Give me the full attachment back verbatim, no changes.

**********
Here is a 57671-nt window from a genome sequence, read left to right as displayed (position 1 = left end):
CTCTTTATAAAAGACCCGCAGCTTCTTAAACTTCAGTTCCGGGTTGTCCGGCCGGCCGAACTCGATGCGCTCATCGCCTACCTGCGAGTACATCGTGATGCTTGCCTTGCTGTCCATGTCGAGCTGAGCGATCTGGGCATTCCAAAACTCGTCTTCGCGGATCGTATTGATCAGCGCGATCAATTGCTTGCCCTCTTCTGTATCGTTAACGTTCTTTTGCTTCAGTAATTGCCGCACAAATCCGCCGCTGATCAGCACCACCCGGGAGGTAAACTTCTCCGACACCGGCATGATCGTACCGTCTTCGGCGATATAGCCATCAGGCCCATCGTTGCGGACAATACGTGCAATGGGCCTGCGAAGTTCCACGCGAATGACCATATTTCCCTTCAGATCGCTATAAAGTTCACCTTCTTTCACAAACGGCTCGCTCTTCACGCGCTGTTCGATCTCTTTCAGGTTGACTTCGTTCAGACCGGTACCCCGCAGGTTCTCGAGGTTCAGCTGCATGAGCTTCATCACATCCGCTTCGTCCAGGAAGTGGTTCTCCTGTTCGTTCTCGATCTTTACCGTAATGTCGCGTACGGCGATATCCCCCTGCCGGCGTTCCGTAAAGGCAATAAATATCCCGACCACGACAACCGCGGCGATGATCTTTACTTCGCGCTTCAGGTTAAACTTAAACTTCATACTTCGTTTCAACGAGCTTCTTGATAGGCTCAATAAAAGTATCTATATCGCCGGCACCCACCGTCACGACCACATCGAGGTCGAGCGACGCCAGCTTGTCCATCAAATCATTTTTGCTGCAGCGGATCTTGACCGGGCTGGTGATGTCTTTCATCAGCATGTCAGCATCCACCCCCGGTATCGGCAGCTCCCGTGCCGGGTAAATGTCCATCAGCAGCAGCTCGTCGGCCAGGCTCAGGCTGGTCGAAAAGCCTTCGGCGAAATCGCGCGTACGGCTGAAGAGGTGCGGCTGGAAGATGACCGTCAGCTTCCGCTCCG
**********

Here is a 57671-nt window from a genome sequence, read left to right as displayed (position 1 = left end):
CTCTTTATAAAAGACCCGCAGCTTCTTAAACTTCAGTTCCGGGTTGTCCGGCCGGCCGAACTCGATGCGCTCATCGCCTACCTGCGAGTACATCGTGATGCTTGCCTTGCTGTCCATGTCGAGCTGAGCGATCTGGGCATTCCAAAACTCGTCTTCGCGGATCGTATTGATCAGCGCGATCAATTGCTTGCCCTCTTCTGTATCGTTAACGTTCTTTTGCTTCAGTAATTGCCGCACAAATCCGCCGCTGATCAGCACCACCCGGGAGGTAAACTTCTCCGACACCGGCATGATCGTACCGTCTTCGGCGATATAGCCATCAGGCCCATCGTTGCGGACAATACGTGCAATGGGCCTGCGAAGTTCCACGCGAATGACCATATTTCCCTTCAGATCGCTATAAAGTTCACCTTCTTTCACAAACGGCTCGCTCTTCACGCGCTGTTCGATCTCTTTCAGGTTGACTTCGTTCAGACCGGTACCCCGCAGGTTCTCGAGGTTCAGCTGCATGAGCTTCATCACATCCGCTTCGTCCAGGAAGTGGTTCTCCTGTTCGTTCTCGATCTTTACCGTAATGTCGCGTACGGCGATATCCCCCTGCCGGCGTTCCGTAAAGGCAATAAATATCCCGACCACGACAACCGCGGCGATGATCTTTACTTCGCGCTTCAGGTTAAACTTAAACTTCATACTTCGTTTCAACGAGCTTCTTGATAGGCTCAATAAAAGTATCTATATCGCCGGCACCCACCGTCACGACCACATCGAGGTCGAGCGACGCCAGCTTGTCCATCAAATCATTTTTGCTGCAGCGGATCTTGACCGGGCTGGTGATGTCTTTCATCAGCATGTCAGCATCCACCCCCGGTATCGGCAGCTCCCGTGCCGGGTAAATGTCCATCAGCAGCAGCTCGTCGGCCAGGCTCAGGCTGGTCGAAAAGCCTTCGGCGAAATCGCGCGTACGGCTGAAGAGGTGCGGCTGGAAGATGACCGTCAGCTTCCGCTCCG